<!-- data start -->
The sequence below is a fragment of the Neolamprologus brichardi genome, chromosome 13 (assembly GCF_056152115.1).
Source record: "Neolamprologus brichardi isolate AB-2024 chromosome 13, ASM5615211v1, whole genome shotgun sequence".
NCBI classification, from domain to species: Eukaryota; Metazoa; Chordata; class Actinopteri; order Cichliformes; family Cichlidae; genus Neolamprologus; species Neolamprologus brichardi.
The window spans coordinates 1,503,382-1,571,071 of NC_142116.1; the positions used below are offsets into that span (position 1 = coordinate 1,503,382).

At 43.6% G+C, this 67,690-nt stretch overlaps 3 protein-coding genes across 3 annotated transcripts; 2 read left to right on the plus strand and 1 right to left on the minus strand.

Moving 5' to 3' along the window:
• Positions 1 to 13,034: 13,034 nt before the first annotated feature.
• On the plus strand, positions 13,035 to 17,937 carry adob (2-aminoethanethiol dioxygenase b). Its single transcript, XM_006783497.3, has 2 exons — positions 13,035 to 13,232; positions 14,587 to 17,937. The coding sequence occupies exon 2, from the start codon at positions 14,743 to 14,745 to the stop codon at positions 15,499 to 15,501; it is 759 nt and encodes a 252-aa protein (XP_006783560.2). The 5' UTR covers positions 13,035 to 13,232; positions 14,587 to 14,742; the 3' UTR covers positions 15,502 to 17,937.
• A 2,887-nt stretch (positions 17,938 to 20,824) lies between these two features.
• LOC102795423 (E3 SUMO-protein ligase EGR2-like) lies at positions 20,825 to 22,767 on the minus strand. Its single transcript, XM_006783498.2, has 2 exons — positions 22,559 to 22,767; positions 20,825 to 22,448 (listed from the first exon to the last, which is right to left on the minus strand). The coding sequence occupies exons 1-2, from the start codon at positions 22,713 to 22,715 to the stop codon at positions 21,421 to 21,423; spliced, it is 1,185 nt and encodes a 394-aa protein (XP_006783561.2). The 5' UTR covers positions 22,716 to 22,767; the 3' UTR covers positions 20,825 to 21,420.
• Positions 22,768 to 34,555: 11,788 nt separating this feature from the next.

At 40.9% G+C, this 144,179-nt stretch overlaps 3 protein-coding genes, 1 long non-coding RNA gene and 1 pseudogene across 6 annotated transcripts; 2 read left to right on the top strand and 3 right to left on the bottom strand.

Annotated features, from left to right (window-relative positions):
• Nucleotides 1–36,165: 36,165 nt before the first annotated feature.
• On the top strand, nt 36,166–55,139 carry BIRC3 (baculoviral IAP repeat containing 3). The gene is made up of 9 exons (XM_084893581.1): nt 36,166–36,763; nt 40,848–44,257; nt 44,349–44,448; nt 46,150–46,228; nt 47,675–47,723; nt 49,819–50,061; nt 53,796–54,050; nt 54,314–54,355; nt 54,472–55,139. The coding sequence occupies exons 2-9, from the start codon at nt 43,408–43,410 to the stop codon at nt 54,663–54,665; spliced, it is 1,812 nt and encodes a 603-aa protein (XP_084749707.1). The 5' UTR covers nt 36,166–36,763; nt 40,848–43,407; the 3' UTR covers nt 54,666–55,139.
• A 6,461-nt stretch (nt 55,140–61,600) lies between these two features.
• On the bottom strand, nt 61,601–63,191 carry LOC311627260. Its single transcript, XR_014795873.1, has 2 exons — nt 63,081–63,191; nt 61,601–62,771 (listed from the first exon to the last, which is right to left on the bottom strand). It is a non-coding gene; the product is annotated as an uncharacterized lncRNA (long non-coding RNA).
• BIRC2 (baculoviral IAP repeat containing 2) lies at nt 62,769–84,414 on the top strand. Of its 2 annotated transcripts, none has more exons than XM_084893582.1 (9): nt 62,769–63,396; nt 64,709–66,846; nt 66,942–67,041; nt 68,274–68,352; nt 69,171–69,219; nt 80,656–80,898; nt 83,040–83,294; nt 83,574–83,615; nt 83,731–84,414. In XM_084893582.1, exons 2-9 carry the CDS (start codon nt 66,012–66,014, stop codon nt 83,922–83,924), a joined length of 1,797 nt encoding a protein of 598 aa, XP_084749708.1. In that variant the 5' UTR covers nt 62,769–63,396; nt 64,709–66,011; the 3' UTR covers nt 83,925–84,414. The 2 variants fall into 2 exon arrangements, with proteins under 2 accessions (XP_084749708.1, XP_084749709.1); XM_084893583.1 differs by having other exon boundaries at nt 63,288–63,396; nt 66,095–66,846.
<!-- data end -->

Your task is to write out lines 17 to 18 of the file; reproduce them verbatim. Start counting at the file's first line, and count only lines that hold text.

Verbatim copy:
• On the bottom strand, nt 61,601–63,191 carry LOC311627260. Its single transcript, XR_014795873.1, has 2 exons — nt 63,081–63,191; nt 61,601–62,771 (listed from the first exon to the last, which is right to left on the bottom strand). It is a non-coding gene; the product is annotated as an uncharacterized lncRNA (long non-coding RNA).
• BIRC2 (baculoviral IAP repeat containing 2) lies at nt 62,769–84,414 on the top strand. Of its 2 annotated transcripts, none has more exons than XM_084893582.1 (9): nt 62,769–63,396; nt 64,709–66,846; nt 66,942–67,041; nt 68,274–68,352; nt 69,171–69,219; nt 80,656–80,898; nt 83,040–83,294; nt 83,574–83,615; nt 83,731–84,414. In XM_084893582.1, exons 2-9 carry the CDS (start codon nt 66,012–66,014, stop codon nt 83,922–83,924), a joined length of 1,797 nt encoding a protein of 598 aa, XP_084749708.1. In that variant the 5' UTR covers nt 62,769–63,396; nt 64,709–66,011; the 3' UTR covers nt 83,925–84,414. The 2 variants fall into 2 exon arrangements, with proteins under 2 accessions (XP_084749708.1, XP_084749709.1); XM_084893583.1 differs by having other exon boundaries at nt 63,288–63,396; nt 66,095–66,846.